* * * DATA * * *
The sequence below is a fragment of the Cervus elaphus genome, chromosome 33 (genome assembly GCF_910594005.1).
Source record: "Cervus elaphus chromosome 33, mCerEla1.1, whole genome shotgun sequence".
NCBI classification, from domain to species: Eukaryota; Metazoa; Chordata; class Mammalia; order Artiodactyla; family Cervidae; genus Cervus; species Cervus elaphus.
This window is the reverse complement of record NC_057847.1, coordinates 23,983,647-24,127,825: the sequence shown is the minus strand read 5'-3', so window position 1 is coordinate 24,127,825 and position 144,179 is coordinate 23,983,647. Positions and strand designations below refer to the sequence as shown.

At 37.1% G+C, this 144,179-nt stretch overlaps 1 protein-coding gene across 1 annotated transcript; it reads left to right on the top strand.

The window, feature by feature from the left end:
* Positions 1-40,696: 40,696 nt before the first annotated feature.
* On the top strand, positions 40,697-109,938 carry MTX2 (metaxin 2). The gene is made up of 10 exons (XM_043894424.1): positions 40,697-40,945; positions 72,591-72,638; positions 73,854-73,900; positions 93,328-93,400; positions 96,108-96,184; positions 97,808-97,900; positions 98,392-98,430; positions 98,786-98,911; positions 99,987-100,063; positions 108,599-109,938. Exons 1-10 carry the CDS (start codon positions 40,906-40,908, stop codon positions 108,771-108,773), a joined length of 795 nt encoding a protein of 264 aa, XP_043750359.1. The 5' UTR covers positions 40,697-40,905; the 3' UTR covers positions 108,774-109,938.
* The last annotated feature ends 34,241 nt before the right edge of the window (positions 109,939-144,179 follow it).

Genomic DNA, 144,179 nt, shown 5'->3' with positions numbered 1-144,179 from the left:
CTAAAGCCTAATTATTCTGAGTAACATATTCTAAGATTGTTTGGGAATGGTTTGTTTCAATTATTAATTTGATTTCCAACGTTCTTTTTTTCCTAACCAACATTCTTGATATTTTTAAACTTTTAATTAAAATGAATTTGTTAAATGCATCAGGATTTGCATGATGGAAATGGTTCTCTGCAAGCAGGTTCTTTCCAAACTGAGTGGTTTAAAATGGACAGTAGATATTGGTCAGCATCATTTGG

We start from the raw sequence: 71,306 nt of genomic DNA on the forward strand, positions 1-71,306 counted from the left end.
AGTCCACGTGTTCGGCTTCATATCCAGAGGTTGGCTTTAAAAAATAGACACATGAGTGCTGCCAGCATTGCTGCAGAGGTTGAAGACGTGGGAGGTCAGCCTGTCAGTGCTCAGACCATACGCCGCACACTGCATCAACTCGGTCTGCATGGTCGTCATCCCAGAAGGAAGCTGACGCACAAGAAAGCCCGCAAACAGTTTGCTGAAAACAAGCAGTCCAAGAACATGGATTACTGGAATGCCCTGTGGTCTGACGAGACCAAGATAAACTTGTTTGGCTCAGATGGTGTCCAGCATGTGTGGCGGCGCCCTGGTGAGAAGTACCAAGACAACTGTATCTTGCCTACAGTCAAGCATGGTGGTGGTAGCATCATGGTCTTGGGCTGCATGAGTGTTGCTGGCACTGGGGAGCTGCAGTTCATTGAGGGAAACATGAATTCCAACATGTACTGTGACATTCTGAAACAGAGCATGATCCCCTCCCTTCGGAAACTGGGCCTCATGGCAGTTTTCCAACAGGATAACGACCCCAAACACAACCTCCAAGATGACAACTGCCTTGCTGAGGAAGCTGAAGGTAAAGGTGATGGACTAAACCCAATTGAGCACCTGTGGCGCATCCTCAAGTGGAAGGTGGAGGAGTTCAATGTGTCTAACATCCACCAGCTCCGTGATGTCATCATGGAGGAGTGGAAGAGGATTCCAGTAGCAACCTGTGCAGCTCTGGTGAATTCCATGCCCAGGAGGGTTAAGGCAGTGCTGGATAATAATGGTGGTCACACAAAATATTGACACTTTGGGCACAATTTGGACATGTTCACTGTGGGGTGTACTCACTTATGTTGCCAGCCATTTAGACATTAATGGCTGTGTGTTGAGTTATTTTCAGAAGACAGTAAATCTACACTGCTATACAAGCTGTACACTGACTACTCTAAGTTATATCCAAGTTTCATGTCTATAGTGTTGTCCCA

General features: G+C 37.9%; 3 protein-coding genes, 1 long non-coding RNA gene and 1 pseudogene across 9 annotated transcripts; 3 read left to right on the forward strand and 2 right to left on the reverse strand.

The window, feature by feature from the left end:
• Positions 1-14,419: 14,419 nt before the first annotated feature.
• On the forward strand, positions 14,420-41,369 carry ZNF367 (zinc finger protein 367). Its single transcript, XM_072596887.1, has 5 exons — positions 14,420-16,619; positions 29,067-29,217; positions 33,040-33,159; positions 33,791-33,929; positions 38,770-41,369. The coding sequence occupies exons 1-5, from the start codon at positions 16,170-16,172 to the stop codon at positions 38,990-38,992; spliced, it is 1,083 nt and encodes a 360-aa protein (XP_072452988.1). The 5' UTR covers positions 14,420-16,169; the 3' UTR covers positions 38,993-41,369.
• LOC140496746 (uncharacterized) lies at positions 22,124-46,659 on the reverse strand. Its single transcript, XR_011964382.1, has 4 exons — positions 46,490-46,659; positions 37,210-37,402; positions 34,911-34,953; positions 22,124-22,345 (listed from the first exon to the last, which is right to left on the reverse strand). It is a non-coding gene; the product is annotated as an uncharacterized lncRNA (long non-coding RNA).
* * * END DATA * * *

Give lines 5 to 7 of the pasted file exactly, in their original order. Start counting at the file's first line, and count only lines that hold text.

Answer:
At 37.1% G+C, this 144,179-nt stretch overlaps 1 protein-coding gene across 1 annotated transcript; it reads left to right on the top strand.

The window, feature by feature from the left end:
* Positions 1-40,696: 40,696 nt before the first annotated feature.